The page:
In a statement to CTV News Toronto, Israel’s Consul General Galit Baram wrote that the painting of the steps on Friday was an act of vandalism, and counter productive to finding solutions.

She said that Israel’s recent bombardment was a response to aggression from Hamas, which sent millions of Israelis into bomb shelters, and that the country was acting in self-defence.

“Israel was forced to defend its citizens,” she said in her statement. “Israel did so in a surgical, controlled manner, in an effort to eliminate Hamas terror infrastructure, while making substantial efforts to limit civilian casualties.”

Health authorities report that at least 232 Palestinians have been killed in the Israeli bombardment of Gaza since May 10, including 66 children. Authorities put the death toll in Israel at 12, including two children.

The World Health Organization reported more than 8,500 people injured, and stated that 30 health facilities in Gaza were damaged, with one clinic destroyed and another with significant damage. The United Nations also condemned attacks from Israel affecting refugee camps, media offices and UN facilities.

At Shifa Hospital in Gaza City

Mivasair said he and others from Toronto’s Jewish community took part in the protest to call on Canada to stop weapon deals with Israel, and to freeze trade with Israeli settlements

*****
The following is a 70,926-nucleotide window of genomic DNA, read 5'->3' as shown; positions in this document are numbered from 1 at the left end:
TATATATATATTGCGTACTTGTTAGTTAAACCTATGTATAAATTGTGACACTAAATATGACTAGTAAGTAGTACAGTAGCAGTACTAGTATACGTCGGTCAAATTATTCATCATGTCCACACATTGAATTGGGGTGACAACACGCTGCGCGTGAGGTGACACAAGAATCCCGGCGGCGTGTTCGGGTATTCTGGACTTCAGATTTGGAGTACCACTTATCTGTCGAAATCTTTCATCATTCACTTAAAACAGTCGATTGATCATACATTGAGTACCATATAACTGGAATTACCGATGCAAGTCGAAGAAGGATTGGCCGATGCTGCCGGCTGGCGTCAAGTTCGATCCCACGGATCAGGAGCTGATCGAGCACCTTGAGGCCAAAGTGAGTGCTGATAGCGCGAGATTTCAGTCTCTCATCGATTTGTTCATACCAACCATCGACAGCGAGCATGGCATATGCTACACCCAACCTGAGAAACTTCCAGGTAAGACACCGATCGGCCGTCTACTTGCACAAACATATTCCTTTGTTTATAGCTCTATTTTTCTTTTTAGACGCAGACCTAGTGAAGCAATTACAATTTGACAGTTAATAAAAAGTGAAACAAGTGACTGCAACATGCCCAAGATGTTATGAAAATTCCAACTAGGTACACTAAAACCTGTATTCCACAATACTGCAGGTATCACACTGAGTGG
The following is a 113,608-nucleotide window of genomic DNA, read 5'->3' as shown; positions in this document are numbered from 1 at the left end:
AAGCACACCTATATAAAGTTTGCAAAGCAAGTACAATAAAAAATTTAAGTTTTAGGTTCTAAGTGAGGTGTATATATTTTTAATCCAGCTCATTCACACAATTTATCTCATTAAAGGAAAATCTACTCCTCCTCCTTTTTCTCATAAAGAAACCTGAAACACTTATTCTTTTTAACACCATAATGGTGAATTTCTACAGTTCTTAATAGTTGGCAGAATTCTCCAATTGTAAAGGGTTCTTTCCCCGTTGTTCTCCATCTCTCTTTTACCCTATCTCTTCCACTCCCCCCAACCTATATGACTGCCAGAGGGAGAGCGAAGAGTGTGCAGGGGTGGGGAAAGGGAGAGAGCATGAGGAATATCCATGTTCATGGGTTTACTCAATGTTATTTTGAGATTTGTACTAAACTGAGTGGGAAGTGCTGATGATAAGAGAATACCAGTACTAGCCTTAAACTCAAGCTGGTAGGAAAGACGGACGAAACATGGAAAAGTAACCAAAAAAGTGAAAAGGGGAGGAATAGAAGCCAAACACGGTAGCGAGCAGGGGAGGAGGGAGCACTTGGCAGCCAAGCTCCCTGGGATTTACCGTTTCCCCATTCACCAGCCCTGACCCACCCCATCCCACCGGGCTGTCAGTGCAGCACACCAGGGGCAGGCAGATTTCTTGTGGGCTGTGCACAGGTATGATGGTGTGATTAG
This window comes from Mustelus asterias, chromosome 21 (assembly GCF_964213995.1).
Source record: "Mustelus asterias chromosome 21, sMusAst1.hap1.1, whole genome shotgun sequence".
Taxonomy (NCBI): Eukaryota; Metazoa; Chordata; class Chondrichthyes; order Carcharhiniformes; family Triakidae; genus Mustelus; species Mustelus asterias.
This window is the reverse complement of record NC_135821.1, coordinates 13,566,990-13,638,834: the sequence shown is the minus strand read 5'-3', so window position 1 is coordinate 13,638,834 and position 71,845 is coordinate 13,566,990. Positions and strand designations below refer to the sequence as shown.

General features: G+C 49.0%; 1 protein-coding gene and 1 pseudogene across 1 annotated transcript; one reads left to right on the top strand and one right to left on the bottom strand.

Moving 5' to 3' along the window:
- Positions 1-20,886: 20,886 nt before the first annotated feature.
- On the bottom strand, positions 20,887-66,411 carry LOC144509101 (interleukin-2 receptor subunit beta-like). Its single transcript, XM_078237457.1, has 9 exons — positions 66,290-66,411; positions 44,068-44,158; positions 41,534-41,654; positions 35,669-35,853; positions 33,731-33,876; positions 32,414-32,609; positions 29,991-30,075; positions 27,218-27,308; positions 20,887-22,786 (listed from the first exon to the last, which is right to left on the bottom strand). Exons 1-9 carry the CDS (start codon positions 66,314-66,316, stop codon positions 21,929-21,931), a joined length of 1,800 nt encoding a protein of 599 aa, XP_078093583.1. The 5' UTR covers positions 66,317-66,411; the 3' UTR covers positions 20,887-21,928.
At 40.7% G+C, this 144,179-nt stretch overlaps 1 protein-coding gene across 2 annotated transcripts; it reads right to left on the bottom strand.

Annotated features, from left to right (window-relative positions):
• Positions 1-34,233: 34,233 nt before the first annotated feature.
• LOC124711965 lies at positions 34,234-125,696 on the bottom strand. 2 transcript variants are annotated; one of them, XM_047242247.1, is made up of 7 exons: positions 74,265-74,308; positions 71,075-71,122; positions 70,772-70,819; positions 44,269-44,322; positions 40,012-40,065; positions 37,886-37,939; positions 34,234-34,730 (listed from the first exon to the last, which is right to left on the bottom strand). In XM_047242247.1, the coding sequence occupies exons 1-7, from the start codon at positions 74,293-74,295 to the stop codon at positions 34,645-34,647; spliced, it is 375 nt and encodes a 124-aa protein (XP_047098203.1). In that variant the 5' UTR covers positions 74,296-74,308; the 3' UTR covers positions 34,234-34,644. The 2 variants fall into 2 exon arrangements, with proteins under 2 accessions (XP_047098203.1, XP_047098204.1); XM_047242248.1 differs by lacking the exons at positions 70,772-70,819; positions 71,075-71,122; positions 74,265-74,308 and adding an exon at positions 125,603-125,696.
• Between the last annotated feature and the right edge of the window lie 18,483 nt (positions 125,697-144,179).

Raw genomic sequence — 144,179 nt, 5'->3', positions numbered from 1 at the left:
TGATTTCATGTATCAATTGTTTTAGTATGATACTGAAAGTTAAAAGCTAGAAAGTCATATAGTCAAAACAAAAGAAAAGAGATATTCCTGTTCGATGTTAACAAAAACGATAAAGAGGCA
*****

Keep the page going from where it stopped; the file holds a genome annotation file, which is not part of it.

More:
“Canadian Jews and others joined today to make sure that cry is heard even if the blood stops being spilled anew,” he said. “As Canadians, we demand that our government holds Israel accountable for war crimes and stops the Canada-Israel arms trade.”

"Jews in our communities in Canada are overcome with grief and anger. Many of us stand in solidarity with our Palestinian siblings. We say loud and clear, 'not in our name.' Israel can no longer continue to commit these atrocities in the name of the Jewish people."

Government data shows Canada sent $13.7 million in military goods and technology to Israel in 2019. This past week, NDP Leader Jagmeet Singh called on the federal government to halt arms sales to Israel and freeze trade with Israeli settlements.

"By arming one side of the conflict it is undermining the peace process and it is supporting illegal occupation," he said during question period on Wednesday.

Prime Minister Justin Trudeau responded by asking all sides to protect civilians and end the violence, saying rocket attacks against Israel as well as violence at the mosque are "unacceptable."

"Canada supports Israel's right to assure its own security," he said. "Places of worship are for people to gather peacefully and should never be sites of violence."

Tens of thousands of people have been protesting across Canada demanding that the federal government takes a strong stance against the violence and Israel’s occupation.


Independent Jewish Voices Canada said in a news release that the federal government received at least 150,000 letters following the attacks on Al-Aqsa and Gaza.

“Canada is very implicated in what Israel is doing to Palestinians,” Mivasair said. “The ceasefire is not ending that and if the past is any prediction of the future, nothing's really going to change until people outside of Israel take a moral stance.” 

-- With files from the Canadian Press and Associated Press